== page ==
Buttermilk Pancakes II

These pancakes are light and fluffy, and have a little added texture from the cornmeal. If you like them grainy, you can add even more cornmeal—or more whole-grain flour. If you have a hard time pouring the batter onto the skillet, try pouring it first into a clean, empty squeeze bottle, like the kind ketchup comes in. It makes it really easy to squeeze out uniform pancakes, and you can even spell your name on the pan or griddle.

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Hands-on time:
10 minutes
   |   
Total time:
20 minutes
   |   
Makes
8
(6-inch) pancakes

Kitchen Gear

Large bowl
Measuring cup
Spoon, for mixing
Small bowl
Measuring spoons
Large skillet
Ladle
Heatproof spatula

Ingredients

1 cup all-purpose white flour
3⁄4 cup whole-wheat flour
1⁄4 cup cornmeal
1 teaspoon baking soda
2 teaspoons baking powder
1⁄4 teaspoon kosher salt
2 large eggs
2 cups buttermilk
1⁄2 cup milk
2 tablespoons vegetable oil or melted unsalted butter
  real maple syrup

Instructions

  1. Put the dry ingredients (flours, cornmeal, baking soda, baking powder, and salt) in the large bowl and stir until the mixture is combined.
  2. To crack the eggs: hit the midpoint between the more-rounded (wide) end and the pointier end of the egg against a clean counter.
  3. Hold the egg over the small bowl with the cracked part facing up. Pry the shell open gently and allow the egg inside to slide into the bowl. Be sure to wash your hands with soap and water after handling raw eggs!
  4. Put the eggs, buttermilk, milk, and 2 tablespoons oil in the small bowl and stir to combine. Add the wet ingredients to the dry ingredients and mix until just combined. Do not keep mixing until it is smooth. If it seems too thick, add another 1/4 cup milk (thinner batter will make thinner pancakes; thicker batter will make thicker ones).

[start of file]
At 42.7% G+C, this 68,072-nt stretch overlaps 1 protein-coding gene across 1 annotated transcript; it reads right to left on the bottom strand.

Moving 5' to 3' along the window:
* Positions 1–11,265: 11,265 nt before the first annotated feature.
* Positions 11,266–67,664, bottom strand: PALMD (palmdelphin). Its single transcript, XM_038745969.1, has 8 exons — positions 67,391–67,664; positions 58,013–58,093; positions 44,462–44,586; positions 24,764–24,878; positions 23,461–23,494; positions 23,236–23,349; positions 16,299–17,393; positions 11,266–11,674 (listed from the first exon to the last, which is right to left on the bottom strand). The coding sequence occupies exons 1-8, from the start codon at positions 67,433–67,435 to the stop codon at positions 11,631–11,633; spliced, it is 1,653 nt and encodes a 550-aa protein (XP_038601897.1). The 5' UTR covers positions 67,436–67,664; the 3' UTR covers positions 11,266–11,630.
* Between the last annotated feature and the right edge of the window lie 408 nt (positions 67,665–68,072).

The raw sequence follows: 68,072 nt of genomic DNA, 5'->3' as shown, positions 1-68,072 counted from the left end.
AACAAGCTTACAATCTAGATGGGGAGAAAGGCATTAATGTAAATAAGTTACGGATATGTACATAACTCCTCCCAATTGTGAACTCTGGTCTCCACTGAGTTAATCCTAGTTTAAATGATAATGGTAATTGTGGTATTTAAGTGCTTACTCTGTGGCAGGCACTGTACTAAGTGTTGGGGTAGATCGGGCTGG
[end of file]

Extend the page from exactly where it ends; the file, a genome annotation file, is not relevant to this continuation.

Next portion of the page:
5. Put the skillet on the stove and set the heat to medium. When the skillet is hot, add the remaining 1 tablespoon oil or butter.
  6. Drop ladlefuls of batter into the skillet, and cook until there are many little bubbles on each pancake’s surface. Using the spatula, flip the pancakes over and cook until golden, about 2 minutes. Serve right away with maple syrup.

Why is it important to mix the batter so briefly? Mixing the batter produces stretchy protein molecules, called gluten. We don’t want to create too many of these stretchy proteins in the pancakes—it will make them tough instead of tender.

Fancy That!
Pancake batter can be laced with different ingredients! Some of our favorites are blueberries, banana slices, chopped nuts, dried coconut, raspberries, and sliced strawberries.

Pancake Mix: Turn this recipe into a giftable dry mix! Just double the dry ingredients and add 2 envelopes (6 tablespoons) of buttermilk powder (you can find it in the baking aisle of your supermarket). Put this mixture into a jar with a tag that reads:

PANCAKE MIX!

Directions: Put half of the pancake mix in a large bowl. In another bowl, beat 2 large eggs, and add 2 cups water, 3/4 cup milk, and 2 tablespoons oil or melted butter. Stir the wet ingredients into the dry ingredients, then make pancakes!